GDP: 1.642 Trillion USD1
Health Expenditure (% of GDP): 7.60%2
  • Population: 51.3 million
  • Housing: 81.8 % Urban, 18.2% Rural​4


After the Korean War in 1953, the Republic of Korea’s medical infrastructure and healthcare system needed government attention. The first health insurance legislation in Korea was passed in 1977 and was named the Medical Insurance Act as the foundation of health insurance in the country.5 Before 1977, healthcare services were paid for out-of-pocket by patients except for care covered by a fund specifically for workers affected by industrial accidents. During this time, there were no uniform fee schedules for services; therefore, providers in different locations could charge patients different amounts for the same care. Rapid economic growth in the 1970s and a strong political will to invest in social protection led to the country’s first compulsory health insurance program.6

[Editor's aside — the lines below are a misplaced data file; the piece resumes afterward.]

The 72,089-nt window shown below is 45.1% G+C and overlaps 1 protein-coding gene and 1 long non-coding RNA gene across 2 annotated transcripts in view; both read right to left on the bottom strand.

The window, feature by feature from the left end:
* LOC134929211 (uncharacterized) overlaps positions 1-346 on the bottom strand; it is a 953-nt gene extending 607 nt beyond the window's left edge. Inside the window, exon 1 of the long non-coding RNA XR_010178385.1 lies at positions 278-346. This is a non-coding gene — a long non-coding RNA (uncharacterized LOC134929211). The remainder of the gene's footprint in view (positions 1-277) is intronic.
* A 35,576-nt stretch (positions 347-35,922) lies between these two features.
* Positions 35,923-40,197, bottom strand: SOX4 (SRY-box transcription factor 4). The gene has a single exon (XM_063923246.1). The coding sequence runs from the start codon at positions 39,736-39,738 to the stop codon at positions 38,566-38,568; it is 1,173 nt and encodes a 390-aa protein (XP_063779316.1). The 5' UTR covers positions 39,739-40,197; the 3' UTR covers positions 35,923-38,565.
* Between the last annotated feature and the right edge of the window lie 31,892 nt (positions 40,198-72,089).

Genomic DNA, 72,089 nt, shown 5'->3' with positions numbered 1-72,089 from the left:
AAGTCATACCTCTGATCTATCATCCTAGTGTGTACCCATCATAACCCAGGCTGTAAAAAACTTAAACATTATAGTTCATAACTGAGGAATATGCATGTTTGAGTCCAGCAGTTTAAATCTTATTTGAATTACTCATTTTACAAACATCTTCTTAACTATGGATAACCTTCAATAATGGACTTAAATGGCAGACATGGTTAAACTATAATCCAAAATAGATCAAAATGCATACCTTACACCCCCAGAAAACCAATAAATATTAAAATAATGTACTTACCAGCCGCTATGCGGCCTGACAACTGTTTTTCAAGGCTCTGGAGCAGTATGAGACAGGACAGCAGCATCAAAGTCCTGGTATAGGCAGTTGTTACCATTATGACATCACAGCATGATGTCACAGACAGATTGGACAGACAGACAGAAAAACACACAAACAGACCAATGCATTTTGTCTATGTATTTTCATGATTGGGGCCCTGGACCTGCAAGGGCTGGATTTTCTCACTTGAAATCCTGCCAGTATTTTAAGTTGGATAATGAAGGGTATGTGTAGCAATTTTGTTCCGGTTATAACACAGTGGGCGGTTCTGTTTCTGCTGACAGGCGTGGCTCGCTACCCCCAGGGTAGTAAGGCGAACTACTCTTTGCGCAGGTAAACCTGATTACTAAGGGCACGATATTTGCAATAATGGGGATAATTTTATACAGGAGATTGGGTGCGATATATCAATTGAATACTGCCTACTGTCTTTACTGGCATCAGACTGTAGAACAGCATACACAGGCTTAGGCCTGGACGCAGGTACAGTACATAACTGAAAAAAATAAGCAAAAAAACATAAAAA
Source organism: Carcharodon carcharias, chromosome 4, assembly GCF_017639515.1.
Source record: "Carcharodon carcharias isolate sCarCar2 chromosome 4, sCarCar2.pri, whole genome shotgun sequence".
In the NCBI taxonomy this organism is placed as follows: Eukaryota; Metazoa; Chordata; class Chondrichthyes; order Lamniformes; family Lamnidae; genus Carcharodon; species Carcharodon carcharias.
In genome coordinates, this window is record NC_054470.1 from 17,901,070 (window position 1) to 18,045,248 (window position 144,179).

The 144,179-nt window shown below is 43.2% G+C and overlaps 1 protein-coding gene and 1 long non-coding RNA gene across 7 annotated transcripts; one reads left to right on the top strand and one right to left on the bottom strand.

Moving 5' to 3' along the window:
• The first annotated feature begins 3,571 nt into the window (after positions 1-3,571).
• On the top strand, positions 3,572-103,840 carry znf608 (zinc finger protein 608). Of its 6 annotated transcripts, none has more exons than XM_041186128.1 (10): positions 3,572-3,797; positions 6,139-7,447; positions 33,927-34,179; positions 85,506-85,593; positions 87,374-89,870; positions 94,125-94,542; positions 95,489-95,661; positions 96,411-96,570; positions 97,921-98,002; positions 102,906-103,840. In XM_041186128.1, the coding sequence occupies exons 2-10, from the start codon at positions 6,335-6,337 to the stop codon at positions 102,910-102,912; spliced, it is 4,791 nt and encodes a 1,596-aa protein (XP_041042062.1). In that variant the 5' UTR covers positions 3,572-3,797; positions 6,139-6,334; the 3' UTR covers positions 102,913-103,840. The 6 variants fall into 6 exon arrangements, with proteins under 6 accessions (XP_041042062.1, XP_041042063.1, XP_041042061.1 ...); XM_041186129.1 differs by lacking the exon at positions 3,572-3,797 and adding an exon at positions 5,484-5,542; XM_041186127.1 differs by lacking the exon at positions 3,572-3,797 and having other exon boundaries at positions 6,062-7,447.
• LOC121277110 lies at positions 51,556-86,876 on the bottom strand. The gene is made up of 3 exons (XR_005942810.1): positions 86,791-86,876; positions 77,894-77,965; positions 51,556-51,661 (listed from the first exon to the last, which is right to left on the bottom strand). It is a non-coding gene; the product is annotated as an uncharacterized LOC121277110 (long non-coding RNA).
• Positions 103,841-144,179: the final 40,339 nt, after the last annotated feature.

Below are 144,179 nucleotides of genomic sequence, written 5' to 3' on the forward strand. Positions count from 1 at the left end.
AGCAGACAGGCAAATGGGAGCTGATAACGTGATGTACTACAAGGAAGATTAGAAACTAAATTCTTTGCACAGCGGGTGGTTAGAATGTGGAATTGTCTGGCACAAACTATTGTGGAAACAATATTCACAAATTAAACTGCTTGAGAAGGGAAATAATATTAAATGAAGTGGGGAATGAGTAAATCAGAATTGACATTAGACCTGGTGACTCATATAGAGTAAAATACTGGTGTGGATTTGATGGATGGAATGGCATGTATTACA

The Health Affairs journal states, starting in July 1977, all companies with more than 500 employees were required to provide a health insurance program, and the companies established separate health insurance societies. Insurance coverage was expanded to companies with more than 300 employees, public servants, and private school employees in 1979. In 1988, coverage was expanded to self-employed individuals in rural areas. The year 1989 marks the year that the Republic of Korea reached universal healthcare by expanding coverage to the self-employed in urban areas.6 Korea achieved universal health coverage in just 12 years from the first national health insurance program. In 2000, the National Health Insurance program underwent major changes resulting in the integration of all health insurance societies into a single insurer. Before this merger, there were three types of social health insurance schemes. A scheme for government employees and teachers as well as their dependents, managed by one insurance society. The second one was for industrial workers and their dependents, administered by about 140 insurance societies. The final one was for the self-employed and workers in firms with less than five employees and had about 230 insurance societies.7